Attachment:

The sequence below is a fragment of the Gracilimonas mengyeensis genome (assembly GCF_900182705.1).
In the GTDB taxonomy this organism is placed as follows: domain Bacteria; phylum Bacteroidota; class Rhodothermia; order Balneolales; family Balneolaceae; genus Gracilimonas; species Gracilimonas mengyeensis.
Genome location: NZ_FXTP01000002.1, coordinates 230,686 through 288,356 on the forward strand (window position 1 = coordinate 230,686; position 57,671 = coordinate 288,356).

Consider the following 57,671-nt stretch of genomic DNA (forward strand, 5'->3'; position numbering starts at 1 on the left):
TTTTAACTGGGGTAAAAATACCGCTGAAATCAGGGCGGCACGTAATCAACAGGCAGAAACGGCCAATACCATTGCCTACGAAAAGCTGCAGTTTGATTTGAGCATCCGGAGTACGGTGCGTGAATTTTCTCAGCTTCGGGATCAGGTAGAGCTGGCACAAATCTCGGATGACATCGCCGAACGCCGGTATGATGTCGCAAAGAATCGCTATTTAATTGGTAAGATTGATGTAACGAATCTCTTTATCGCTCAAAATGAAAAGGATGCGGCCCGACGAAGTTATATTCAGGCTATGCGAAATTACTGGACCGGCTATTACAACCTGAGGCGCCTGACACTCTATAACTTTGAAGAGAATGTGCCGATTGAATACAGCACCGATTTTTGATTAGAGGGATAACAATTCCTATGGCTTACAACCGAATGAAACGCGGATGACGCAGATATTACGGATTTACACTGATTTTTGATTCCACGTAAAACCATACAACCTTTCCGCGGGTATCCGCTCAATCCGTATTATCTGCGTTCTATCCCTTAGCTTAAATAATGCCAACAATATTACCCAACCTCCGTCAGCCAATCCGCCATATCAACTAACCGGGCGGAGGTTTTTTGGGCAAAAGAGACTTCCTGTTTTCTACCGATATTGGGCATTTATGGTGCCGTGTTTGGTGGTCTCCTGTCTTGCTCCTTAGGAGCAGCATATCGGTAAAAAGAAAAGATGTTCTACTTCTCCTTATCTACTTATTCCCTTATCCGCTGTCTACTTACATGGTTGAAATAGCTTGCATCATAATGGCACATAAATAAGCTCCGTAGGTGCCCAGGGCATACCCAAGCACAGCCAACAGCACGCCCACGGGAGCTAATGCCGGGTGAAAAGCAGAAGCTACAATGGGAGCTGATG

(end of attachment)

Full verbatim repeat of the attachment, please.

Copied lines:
The sequence below is a fragment of the Gracilimonas mengyeensis genome (assembly GCF_900182705.1).
In the GTDB taxonomy this organism is placed as follows: domain Bacteria; phylum Bacteroidota; class Rhodothermia; order Balneolales; family Balneolaceae; genus Gracilimonas; species Gracilimonas mengyeensis.
Genome location: NZ_FXTP01000002.1, coordinates 230,686 through 288,356 on the forward strand (window position 1 = coordinate 230,686; position 57,671 = coordinate 288,356).

Consider the following 57,671-nt stretch of genomic DNA (forward strand, 5'->3'; position numbering starts at 1 on the left):
TTTTAACTGGGGTAAAAATACCGCTGAAATCAGGGCGGCACGTAATCAACAGGCAGAAACGGCCAATACCATTGCCTACGAAAAGCTGCAGTTTGATTTGAGCATCCGGAGTACGGTGCGTGAATTTTCTCAGCTTCGGGATCAGGTAGAGCTGGCACAAATCTCGGATGACATCGCCGAACGCCGGTATGATGTCGCAAAGAATCGCTATTTAATTGGTAAGATTGATGTAACGAATCTCTTTATCGCTCAAAATGAAAAGGATGCGGCCCGACGAAGTTATATTCAGGCTATGCGAAATTACTGGACCGGCTATTACAACCTGAGGCGCCTGACACTCTATAACTTTGAAGAGAATGTGCCGATTGAATACAGCACCGATTTTTGATTAGAGGGATAACAATTCCTATGGCTTACAACCGAATGAAACGCGGATGACGCAGATATTACGGATTTACACTGATTTTTGATTCCACGTAAAACCATACAACCTTTCCGCGGGTATCCGCTCAATCCGTATTATCTGCGTTCTATCCCTTAGCTTAAATAATGCCAACAATATTACCCAACCTCCGTCAGCCAATCCGCCATATCAACTAACCGGGCGGAGGTTTTTTGGGCAAAAGAGACTTCCTGTTTTCTACCGATATTGGGCATTTATGGTGCCGTGTTTGGTGGTCTCCTGTCTTGCTCCTTAGGAGCAGCATATCGGTAAAAAGAAAAGATGTTCTACTTCTCCTTATCTACTTATTCCCTTATCCGCTGTCTACTTACATGGTTGAAATAGCTTGCATCATAATGGCACATAAATAAGCTCCGTAGGTGCCCAGGGCATACCCAAGCACAGCCAACAGCACGCCCACGGGAGCTAATGCCGGGTGAAAAGCAGAAGCTACAATGGGAGCTGATG